The Ark

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FrightFest Bloggy #3- Folklore, Urban Legend, Ghost Stories

Are there local legends you've heard that are not as widely recognized that you could share with us?

Being from the Northeast United States, there were a few I carried in my "baggage" until about age 16. The Jersey Devil of the Pine barrens 

(not this one)

is a popular tease for local Halloween events

and addressing letters to friends who still live in Sleepy Hollow, still reminds me of one historically significant American legend.


The ghost stories seemed to be in abundance along with one infamous house which people still argue over.


There are also many legends surrounding the MASS closings of psychiatric institutions within the tri-state area. I'd prefer not to address but only to mention that the largest of those, Pilgrim State, is most commonly mentioned as being haunted.

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Comment by NatureJunkie on October 19, 2014 at 3:38pm

Ah, urban legends! Without a doubt, the scariest books I ever read weren't horror novels. They were non-fiction books by Professor Jan Harold Brunvand about the phenomenon of urban legends. I read four of his books in the 80s when I was working my way through college as a school janitor at night. In general I was not afraid to work in an empty school at night by myself. But after reading one of his books on my dinner break, I could hardly wait to get the hell out of there.

Comment by Geoff on October 19, 2014 at 6:18pm

There was a wonderful documentary/fiction hybrid that came out several years ago about a director trying to make a pilot for a projected cable series "Provincial Puzzlers." That much is true. It was gonna be an exploration of local urban legends but the pilot took a turn when the local legend failed to perform as expected. I really recommend the movie, which is called "The Hole Story". (Confusingly, there is another documentary sharing that title about mining.)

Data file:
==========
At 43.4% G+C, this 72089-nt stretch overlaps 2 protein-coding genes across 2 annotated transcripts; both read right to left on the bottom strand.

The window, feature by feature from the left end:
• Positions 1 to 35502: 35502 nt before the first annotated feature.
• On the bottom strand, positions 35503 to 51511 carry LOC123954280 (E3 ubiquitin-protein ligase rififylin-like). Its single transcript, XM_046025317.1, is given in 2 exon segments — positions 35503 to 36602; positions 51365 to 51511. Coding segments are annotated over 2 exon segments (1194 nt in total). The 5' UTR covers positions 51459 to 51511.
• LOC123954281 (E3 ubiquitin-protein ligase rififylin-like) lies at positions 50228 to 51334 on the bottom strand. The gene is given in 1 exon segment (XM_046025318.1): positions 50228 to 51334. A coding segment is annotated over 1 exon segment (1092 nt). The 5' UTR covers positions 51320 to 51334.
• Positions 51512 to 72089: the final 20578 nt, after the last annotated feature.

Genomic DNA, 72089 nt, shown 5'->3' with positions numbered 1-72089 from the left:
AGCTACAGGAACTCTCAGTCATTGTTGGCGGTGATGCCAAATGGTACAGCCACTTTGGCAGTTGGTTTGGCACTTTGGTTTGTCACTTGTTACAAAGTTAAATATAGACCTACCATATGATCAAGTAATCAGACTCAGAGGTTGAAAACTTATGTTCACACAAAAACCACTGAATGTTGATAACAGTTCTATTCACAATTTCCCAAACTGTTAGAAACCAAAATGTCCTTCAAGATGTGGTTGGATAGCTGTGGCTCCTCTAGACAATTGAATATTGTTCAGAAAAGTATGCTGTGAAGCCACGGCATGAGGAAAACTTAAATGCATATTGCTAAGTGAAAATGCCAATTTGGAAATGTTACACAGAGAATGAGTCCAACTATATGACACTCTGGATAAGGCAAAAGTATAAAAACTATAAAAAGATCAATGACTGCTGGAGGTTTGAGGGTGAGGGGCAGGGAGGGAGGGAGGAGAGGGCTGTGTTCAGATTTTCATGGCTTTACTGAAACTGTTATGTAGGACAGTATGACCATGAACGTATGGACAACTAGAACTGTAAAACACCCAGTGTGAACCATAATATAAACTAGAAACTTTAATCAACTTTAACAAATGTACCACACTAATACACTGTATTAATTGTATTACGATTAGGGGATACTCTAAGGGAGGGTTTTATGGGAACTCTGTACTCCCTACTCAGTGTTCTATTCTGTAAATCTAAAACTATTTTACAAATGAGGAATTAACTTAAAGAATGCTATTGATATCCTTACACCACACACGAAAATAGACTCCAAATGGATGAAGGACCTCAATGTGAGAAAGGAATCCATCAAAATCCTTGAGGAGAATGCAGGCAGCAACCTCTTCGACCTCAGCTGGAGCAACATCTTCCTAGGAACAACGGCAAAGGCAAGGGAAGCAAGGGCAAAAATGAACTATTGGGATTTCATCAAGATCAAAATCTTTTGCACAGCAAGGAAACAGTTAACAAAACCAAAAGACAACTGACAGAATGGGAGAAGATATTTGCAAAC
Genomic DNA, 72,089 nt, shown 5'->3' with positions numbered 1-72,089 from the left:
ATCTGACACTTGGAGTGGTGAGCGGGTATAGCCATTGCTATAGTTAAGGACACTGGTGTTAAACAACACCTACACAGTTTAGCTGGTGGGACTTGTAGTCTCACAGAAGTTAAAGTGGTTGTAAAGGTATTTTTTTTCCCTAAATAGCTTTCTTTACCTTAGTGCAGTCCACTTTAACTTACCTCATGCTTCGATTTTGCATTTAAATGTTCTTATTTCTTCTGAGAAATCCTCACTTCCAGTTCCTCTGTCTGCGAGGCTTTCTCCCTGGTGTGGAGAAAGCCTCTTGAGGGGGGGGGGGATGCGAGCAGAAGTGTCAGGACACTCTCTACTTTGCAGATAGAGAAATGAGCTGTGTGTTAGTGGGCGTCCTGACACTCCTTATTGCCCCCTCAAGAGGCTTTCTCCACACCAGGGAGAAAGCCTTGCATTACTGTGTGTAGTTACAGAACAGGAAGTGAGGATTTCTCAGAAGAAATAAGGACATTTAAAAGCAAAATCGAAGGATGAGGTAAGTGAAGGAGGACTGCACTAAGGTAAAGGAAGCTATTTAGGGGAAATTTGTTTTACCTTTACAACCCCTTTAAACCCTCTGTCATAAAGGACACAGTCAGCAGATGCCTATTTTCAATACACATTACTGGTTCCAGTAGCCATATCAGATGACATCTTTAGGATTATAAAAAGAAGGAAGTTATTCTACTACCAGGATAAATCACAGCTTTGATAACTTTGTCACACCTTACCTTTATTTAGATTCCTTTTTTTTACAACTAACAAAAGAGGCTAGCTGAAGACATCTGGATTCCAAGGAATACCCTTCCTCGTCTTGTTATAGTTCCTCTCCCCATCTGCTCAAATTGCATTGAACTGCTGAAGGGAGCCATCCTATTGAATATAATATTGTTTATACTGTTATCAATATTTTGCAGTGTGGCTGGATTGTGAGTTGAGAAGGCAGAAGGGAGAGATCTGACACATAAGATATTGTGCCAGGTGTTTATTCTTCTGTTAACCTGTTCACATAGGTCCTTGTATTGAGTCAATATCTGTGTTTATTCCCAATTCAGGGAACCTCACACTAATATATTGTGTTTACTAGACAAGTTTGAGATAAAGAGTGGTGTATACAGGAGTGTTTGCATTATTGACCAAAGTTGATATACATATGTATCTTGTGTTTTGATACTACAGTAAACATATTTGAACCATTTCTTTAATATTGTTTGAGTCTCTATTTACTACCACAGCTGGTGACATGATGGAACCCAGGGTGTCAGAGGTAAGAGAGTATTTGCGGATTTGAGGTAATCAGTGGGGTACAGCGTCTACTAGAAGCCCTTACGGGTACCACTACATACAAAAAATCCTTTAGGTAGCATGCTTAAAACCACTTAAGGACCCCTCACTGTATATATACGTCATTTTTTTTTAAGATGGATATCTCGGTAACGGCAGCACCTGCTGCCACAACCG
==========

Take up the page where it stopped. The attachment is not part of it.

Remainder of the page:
The Hole Story Trailer by indiepix

I used to go to a library, the Boston Athenaeum, that was built partly over an old graveyard, the Granary Burial Ground that dates back to about 1660. The building actually has a little notch carved out at ground level to let the graveyard extend to its fullest extent. See the little arch in the upper right of the photo? I always thought that had great ghost story possibilities.

Comment by ThatGirl on October 23, 2014 at 12:52pm

@Geoff - It's strange to see where graveyards end up residing as life spreads out around them.  Out here I see alot next to apple orchards, behind schools and parks and there is one in Little Silver next to a beautiful bistro's .  Reminds me of the reasons I'm going full-on ashes before the clock ticks midnight on my last day- but not until I'm ACTUALLY dead.

Comment by S.A. Murray on October 29, 2014 at 9:18pm

I made a video thingy :D


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